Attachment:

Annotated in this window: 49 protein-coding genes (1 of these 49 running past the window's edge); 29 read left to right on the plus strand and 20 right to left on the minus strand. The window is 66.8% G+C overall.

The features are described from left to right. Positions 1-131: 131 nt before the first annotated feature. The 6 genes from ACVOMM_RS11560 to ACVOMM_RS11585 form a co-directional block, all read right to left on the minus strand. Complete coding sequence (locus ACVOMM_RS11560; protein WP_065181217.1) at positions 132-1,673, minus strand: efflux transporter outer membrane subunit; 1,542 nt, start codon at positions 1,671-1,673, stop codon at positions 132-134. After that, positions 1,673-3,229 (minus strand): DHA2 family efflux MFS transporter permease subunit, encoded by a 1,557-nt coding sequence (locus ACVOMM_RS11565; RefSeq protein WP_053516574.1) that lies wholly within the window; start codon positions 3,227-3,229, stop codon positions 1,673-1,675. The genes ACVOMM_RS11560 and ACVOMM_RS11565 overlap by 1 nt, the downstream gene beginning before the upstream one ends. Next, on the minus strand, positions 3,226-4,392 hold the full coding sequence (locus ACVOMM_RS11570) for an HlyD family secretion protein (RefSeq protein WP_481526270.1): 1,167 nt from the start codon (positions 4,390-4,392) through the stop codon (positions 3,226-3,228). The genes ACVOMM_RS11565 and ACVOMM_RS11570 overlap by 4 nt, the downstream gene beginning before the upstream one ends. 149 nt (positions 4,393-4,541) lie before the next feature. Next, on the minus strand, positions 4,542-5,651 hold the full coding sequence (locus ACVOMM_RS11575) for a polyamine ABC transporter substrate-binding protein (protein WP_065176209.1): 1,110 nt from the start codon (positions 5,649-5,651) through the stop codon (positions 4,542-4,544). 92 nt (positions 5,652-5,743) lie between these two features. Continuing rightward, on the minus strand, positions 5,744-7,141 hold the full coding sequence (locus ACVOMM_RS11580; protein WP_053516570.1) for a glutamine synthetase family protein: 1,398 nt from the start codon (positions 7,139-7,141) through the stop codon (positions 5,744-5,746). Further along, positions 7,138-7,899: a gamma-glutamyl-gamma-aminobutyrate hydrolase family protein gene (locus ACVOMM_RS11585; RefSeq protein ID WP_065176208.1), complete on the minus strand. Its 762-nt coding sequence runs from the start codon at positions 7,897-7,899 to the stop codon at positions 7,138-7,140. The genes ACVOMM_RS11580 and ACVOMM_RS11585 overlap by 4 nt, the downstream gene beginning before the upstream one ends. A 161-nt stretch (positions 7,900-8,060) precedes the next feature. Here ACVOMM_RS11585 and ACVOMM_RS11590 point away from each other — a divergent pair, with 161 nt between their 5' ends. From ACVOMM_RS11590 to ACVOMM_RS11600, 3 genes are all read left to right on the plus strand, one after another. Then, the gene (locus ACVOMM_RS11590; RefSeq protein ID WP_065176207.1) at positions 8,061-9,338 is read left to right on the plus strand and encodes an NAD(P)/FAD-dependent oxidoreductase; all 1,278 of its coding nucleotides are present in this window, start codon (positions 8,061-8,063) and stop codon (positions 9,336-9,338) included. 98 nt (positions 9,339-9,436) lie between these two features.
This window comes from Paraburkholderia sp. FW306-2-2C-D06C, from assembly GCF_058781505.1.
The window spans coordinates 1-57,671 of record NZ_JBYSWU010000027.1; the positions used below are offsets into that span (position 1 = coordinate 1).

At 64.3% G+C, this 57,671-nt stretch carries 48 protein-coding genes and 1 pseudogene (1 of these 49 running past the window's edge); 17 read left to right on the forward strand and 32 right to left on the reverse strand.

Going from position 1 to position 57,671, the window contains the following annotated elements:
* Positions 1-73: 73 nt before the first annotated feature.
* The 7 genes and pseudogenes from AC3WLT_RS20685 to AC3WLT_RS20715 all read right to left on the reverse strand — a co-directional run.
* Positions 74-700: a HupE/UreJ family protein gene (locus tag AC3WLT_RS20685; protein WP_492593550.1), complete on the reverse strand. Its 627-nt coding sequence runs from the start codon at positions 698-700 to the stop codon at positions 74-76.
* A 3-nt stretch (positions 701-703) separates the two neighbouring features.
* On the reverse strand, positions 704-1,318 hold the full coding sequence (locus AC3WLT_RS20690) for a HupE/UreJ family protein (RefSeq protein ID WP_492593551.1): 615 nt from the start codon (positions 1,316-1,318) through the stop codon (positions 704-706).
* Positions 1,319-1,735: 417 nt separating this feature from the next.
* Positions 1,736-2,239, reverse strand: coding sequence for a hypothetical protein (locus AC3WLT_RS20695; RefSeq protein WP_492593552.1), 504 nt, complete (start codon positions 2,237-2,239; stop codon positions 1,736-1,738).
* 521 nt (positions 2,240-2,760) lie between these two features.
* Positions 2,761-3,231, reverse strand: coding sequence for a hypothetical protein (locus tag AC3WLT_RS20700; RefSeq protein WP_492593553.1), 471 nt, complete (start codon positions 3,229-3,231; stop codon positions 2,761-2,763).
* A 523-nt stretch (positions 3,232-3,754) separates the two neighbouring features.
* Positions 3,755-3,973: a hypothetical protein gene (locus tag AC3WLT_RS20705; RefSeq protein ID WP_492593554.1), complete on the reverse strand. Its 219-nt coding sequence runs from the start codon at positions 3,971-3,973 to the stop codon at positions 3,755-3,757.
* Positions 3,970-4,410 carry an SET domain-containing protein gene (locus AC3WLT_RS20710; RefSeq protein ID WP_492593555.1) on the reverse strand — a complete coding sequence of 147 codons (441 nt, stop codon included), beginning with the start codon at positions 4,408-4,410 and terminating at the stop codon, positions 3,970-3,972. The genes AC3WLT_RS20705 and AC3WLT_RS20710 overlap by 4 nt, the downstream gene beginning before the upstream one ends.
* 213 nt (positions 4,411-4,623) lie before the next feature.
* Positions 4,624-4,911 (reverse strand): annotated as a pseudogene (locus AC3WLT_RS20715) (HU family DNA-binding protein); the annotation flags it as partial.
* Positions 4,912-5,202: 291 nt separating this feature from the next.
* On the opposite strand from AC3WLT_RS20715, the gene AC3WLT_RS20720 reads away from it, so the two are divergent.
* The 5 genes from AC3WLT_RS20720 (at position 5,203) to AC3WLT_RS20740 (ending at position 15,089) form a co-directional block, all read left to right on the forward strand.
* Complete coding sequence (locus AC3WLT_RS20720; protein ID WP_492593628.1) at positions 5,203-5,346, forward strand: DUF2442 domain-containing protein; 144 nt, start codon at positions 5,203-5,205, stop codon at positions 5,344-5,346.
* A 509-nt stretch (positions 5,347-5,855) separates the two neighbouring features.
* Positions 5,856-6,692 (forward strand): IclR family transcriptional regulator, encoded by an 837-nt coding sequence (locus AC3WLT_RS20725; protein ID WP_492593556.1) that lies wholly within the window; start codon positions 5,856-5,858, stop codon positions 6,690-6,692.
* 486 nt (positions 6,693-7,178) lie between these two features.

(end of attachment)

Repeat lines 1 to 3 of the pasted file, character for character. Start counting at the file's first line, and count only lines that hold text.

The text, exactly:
Annotated in this window: 49 protein-coding genes (1 of these 49 running past the window's edge); 29 read left to right on the plus strand and 20 right to left on the minus strand. The window is 66.8% G+C overall.

The features are described from left to right. Positions 1-131: 131 nt before the first annotated feature. The 6 genes from ACVOMM_RS11560 to ACVOMM_RS11585 form a co-directional block, all read right to left on the minus strand. Complete coding sequence (locus ACVOMM_RS11560; protein WP_065181217.1) at positions 132-1,673, minus strand: efflux transporter outer membrane subunit; 1,542 nt, start codon at positions 1,671-1,673, stop codon at positions 132-134. After that, positions 1,673-3,229 (minus strand): DHA2 family efflux MFS transporter permease subunit, encoded by a 1,557-nt coding sequence (locus ACVOMM_RS11565; RefSeq protein WP_053516574.1) that lies wholly within the window; start codon positions 3,227-3,229, stop codon positions 1,673-1,675. The genes ACVOMM_RS11560 and ACVOMM_RS11565 overlap by 1 nt, the downstream gene beginning before the upstream one ends. Next, on the minus strand, positions 3,226-4,392 hold the full coding sequence (locus ACVOMM_RS11570) for an HlyD family secretion protein (RefSeq protein WP_481526270.1): 1,167 nt from the start codon (positions 4,390-4,392) through the stop codon (positions 3,226-3,228). The genes ACVOMM_RS11565 and ACVOMM_RS11570 overlap by 4 nt, the downstream gene beginning before the upstream one ends. 149 nt (positions 4,393-4,541) lie before the next feature. Next, on the minus strand, positions 4,542-5,651 hold the full coding sequence (locus ACVOMM_RS11575) for a polyamine ABC transporter substrate-binding protein (protein WP_065176209.1): 1,110 nt from the start codon (positions 5,649-5,651) through the stop codon (positions 4,542-4,544). 92 nt (positions 5,652-5,743) lie between these two features. Continuing rightward, on the minus strand, positions 5,744-7,141 hold the full coding sequence (locus ACVOMM_RS11580; protein WP_053516570.1) for a glutamine synthetase family protein: 1,398 nt from the start codon (positions 7,139-7,141) through the stop codon (positions 5,744-5,746). Further along, positions 7,138-7,899: a gamma-glutamyl-gamma-aminobutyrate hydrolase family protein gene (locus ACVOMM_RS11585; RefSeq protein ID WP_065176208.1), complete on the minus strand. Its 762-nt coding sequence runs from the start codon at positions 7,897-7,899 to the stop codon at positions 7,138-7,140. The genes ACVOMM_RS11580 and ACVOMM_RS11585 overlap by 4 nt, the downstream gene beginning before the upstream one ends. A 161-nt stretch (positions 7,900-8,060) precedes the next feature. Here ACVOMM_RS11585 and ACVOMM_RS11590 point away from each other — a divergent pair, with 161 nt between their 5' ends. From ACVOMM_RS11590 to ACVOMM_RS11600, 3 genes are all read left to right on the plus strand, one after another. Then, the gene (locus ACVOMM_RS11590; RefSeq protein ID WP_065176207.1) at positions 8,061-9,338 is read left to right on the plus strand and encodes an NAD(P)/FAD-dependent oxidoreductase; all 1,278 of its coding nucleotides are present in this window, start codon (positions 8,061-8,063) and stop codon (positions 9,336-9,338) included. 98 nt (positions 9,339-9,436) lie between these two features.
This window comes from Paraburkholderia sp. FW306-2-2C-D06C, from assembly GCF_058781505.1.